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I used to be a normal kid before the accident. At least as normal as a kid with genius parents can be. Our basement housed the laboratory. To a kid like me, it was a wonderland of knobs and dials, a spaceship filled with the possibilities of imagination, a magical place where anything could happen. Of course I had been warned since infancy not to touch anything. So naturally I only played down there when they were away.
Mom was a physicist and Dad was both an electrical engineer and an historian. They both taught at the local University, but when they were home, they spent their time in the basement lab. They were working on what Mom called “transmutation” and Dad called the quest for the “Philosopher’s Stone”. They were trying to turn stuff into other stuff through the use of an ion laser and microwaves. “Disassembling the atoms,” Mom said, “and re-assembling them differently.”
They had been working on it for years. they called it their project. I didn’t think it was going too well, they always seemed to be arguing. Dad said they weren’t doing it for the money but I heard a lot of talk about gold at the dinner table. I think that they’d be pretty happy to turn a pile of lead into gold and not have to go to work anymore.
If I asked Mom what she was doing, she would try and explain atomic theory to me and my mind would wander. When I asked Dad he’d tell me stories about the Emerald Tablet, the water of life, alchemy, and the philosopher’s stone. I liked dad’s stories better. Dad could hold me spellbound with tales of the ancient quest for the true understanding of matter. he told me that alchemists believed that everything was made up of only four elements—Earth, water, fire, and air— and that, if you could control those four things, you could make anything into anything else. He said that this knowledge was the true Philosopher’s Stone. It wasn’t a stone at all.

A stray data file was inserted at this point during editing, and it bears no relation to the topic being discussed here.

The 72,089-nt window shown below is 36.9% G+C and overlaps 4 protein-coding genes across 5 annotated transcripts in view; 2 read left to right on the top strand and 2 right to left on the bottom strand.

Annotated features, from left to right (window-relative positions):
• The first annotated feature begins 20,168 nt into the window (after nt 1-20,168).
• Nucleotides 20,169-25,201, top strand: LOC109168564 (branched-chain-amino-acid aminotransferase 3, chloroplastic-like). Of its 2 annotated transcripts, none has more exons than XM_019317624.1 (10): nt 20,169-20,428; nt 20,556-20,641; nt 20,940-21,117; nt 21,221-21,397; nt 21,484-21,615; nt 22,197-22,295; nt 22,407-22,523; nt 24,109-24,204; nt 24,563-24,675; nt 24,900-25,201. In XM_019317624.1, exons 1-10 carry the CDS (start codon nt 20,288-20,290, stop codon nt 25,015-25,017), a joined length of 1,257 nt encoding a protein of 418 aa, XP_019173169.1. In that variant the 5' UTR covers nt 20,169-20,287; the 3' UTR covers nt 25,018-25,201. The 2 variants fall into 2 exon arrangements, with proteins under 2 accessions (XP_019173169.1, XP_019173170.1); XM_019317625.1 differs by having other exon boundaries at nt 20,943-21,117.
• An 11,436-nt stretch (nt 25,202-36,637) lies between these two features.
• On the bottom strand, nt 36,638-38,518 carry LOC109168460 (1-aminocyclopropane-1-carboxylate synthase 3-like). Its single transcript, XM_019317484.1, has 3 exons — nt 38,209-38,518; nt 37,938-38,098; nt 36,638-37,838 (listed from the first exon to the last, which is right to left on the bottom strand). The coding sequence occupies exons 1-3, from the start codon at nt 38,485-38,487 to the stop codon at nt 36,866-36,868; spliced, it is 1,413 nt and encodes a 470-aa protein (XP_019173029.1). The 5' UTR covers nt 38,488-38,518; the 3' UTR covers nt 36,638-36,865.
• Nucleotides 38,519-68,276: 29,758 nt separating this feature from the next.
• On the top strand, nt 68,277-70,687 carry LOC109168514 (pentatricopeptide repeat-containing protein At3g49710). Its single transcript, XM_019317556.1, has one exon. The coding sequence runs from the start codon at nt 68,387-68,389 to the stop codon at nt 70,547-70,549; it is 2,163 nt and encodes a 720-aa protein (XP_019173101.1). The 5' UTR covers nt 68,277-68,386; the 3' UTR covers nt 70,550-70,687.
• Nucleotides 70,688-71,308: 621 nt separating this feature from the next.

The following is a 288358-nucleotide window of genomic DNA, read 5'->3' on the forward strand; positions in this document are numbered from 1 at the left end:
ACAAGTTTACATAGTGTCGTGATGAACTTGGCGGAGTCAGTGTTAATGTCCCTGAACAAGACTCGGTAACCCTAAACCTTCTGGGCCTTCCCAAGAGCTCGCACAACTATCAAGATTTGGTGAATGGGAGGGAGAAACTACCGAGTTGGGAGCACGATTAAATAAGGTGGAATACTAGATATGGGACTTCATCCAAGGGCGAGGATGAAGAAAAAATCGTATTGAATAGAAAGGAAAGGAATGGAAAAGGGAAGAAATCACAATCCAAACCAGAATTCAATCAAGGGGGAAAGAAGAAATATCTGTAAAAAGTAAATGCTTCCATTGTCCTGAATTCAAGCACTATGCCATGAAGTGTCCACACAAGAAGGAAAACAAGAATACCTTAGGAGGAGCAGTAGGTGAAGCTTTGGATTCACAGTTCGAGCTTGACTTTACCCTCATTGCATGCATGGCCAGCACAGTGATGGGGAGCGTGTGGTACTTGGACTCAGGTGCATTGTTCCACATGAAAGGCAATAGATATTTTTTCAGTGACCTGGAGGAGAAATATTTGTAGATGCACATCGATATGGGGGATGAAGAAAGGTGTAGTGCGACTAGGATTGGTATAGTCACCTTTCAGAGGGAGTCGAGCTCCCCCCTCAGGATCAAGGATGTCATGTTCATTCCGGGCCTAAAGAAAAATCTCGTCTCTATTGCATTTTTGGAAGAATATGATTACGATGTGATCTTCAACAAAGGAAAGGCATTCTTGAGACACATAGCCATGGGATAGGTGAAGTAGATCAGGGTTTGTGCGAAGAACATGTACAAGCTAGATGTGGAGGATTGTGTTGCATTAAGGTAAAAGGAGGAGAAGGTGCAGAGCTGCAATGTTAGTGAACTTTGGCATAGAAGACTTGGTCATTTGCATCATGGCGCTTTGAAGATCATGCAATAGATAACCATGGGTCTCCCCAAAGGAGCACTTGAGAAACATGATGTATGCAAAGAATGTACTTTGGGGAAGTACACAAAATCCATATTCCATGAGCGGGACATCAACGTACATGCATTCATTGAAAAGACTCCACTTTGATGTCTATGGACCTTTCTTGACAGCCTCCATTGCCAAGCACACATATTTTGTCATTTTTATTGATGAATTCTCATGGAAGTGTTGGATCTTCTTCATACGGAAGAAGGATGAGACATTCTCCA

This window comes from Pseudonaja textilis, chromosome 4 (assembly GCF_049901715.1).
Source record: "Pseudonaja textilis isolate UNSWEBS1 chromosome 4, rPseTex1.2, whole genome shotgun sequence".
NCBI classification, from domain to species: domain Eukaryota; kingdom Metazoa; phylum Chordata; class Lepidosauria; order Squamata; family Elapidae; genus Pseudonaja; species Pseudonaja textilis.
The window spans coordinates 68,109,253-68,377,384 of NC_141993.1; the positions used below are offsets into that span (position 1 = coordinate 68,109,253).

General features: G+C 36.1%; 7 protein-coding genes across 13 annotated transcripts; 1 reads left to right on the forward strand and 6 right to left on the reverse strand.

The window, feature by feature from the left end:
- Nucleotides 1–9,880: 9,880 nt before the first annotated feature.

I remember doing a science report on the Emerald Tablet. I explained that it was one of the earliest pieces of scientific writings tracing its origins to Aristotle and ancient Greece and how some people believe it contained the actual instructions for making a philosopher’s stone. No less a scientist than Isaac Newton believed that it was a coded formula. The teacher gave me an “F” on the report saying that, “magic and mumbo jumbo had no place in real science.” I showed my report to my Dad. He laughed and said, “That just shows you how little he knows.” Then he took a pen and crossed out the “F” and replaced it with an “A”. “There, how’s that for transmutation?” he said. It sure made me feel a lot better.
Mom and dad would get home from work and immediately go into the basement to work on their project. They didn’t spend a lot of time with me and I’m sure if they had it to do over again, they would do it differently. Everything is clearer in hindsight. I guess that’s why they call it that.
I remember it was my eleventh birthday. We were sitting around the table having supper when I announced that I was eleven. They both froze. There was an embarrassed silence followed by some frantic activity. Mom produced a stale muffin with a candle in it and dad handed me a hastily wrapped present. They sang happy birthday overly loud to cover their guilty consciences. I really wasn’t hurt or disappointed. That’s just how they were, totally absorbed in their work.